Multiple gas leaks in the Baltic Sea on the Nord Stream gas pipelines from Russia to Europe may have led to the "largest [Methane] emission event ever detected," UN says.

Researchers at GHGSat, which uses satellites to monitor methane emissions, estimated leak rate from one of four rupture points was 22,920 kilogrammes per hour.
Researchers at GHGSat, which uses satellites to monitor methane emissions, estimated leak rate from one of four rupture points was 22,920 kilogrammes per hour. (AFP)

The ruptures on the Nord Stream natural gas pipeline system under the Baltic Sea have led to what is likely the biggest single release of climate-damaging methane ever recorded, the United Nations Environment Programme has said.

A huge plume of highly concentrated methane, a greenhouse gas far more potent but shorter-lived than carbon dioxide, was detected in an analysis this week of satellite imagery by researchers associated with UNEP's International Methane Emissions Observatory, or IMEO, the organisation said on Friday.

"This is really bad, most likely the largest emission event ever detected," Manfredi Caltagirone, head of the IMEO for UNEP, told the Reuters news agency. 

"This is not helpful in a moment when we absolutely need to reduce emissions."

Researchers at GHGSat, which uses satellites to monitor methane emissions, estimated the leak rate from one of four rupture points was 22,920 kilogrammes per hour. That is equivalent to burning about 630,000 pounds of coal every hour, GHGSat said in a statement.

"This rate is very high, especially considering its four days following the initial breach," the company said.

On Friday, a spokesperson for Russian gas giant Gazprom said 800 million cubic metres of natural gas had escaped after explosions hit two pipelines under the North Sea.

Sergei Kupriyanov reportedly told a session of the United Nations via video link that the volume of escaped gas was equivalent to three months of supply for Denmark.

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Gulf of Mexico leak

The total amount of methane leaking from the Gazprom-led pipeline system may be higher than from a major leak that occurred in December from offshore oil and gas fields in Mexican waters of the Gulf of Mexico, which spilled around 100 metric tonnes of methane per hour, Caltagirone said.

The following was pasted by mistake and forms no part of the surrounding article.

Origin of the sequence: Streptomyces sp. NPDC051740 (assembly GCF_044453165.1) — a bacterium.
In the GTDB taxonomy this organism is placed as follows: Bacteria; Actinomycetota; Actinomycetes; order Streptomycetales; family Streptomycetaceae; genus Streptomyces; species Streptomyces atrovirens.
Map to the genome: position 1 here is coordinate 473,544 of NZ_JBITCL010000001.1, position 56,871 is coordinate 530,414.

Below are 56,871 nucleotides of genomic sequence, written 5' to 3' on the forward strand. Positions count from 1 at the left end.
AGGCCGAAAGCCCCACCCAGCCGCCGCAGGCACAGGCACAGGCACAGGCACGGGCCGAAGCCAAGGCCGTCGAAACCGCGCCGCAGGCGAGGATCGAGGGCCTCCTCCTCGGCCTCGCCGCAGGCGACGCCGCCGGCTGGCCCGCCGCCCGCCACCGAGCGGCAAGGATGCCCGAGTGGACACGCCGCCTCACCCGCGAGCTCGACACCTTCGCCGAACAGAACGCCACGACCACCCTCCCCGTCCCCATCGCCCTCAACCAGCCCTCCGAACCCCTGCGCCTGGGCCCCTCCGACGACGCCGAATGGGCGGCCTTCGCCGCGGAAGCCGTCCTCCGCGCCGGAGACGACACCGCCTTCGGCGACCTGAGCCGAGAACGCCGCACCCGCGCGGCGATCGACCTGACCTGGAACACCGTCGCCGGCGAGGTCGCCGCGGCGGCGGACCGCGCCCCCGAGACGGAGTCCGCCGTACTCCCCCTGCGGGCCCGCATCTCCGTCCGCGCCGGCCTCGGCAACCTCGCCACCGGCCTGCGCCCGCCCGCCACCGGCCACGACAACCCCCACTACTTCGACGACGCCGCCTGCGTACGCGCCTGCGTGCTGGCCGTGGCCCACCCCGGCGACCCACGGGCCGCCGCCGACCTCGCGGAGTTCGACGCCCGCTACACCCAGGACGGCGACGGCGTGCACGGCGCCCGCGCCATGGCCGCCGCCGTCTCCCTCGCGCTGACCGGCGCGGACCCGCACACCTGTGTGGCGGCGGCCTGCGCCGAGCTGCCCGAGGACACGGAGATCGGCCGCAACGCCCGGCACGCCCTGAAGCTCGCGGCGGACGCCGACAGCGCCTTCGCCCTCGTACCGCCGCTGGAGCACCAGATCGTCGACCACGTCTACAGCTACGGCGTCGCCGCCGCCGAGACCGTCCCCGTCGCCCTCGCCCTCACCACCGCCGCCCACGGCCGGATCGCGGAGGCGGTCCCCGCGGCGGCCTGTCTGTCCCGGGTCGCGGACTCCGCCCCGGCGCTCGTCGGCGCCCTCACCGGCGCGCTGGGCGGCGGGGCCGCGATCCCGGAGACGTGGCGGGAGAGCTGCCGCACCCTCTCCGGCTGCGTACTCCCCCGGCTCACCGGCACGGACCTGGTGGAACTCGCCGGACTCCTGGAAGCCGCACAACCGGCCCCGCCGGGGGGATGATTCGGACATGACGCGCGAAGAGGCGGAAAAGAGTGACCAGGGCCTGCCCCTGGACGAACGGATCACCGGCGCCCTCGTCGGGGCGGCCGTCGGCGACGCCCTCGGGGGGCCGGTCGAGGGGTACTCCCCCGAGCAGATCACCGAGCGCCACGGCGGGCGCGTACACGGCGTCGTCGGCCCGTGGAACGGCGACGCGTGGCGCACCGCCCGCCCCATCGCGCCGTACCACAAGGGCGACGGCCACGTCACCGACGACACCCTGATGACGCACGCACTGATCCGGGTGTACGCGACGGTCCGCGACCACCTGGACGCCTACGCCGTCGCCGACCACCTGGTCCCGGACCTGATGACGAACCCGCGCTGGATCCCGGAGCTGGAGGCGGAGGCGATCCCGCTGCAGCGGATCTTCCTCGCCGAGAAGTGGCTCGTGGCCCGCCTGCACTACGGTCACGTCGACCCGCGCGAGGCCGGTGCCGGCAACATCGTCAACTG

The Gulf of Mexico leak, also viewable from space, ultimately released around 40,000 metric tonnes of methane over 17 days, according to a study conducted by the Polytechnic University of Valencia and published in the journal Environmental Science & Technology Letters.

That is the equivalent of burning 1.1 billion pounds of coal, according to the US Environmental Protection Agency’s Greenhouse Gas Equivalencies Calculator.

Improved satellite technology has rapidly enhanced the ability of scientists to find and analyse greenhouse gas emissions in recent years, something some governments hope will help companies detect and prevent methane emissions.

The major leaks that suddenly erupted in the Nord Stream gas pipelines that run from Russia to Europe have generated plenty of theories but few clear answers about who or what caused the damage. Both Russia and the European Union have suggested the ruptures were caused by saboteurs.

Europe and the United States have heaped sanctions on Moscow in retaliation for its aggression on Ukraine, raising worries the Kremlin will seek to deprive Europe of crucial energy supplies leading into the winter.

Caltagirone said, whatever the cause, the damage to the pipeline posed a problem beyond energy security. "This is the most wasteful way to generate emissions," he said.

READ MORE: Russia targets US as fourth Nord Stream leak detected off Sweden

Source: Reuters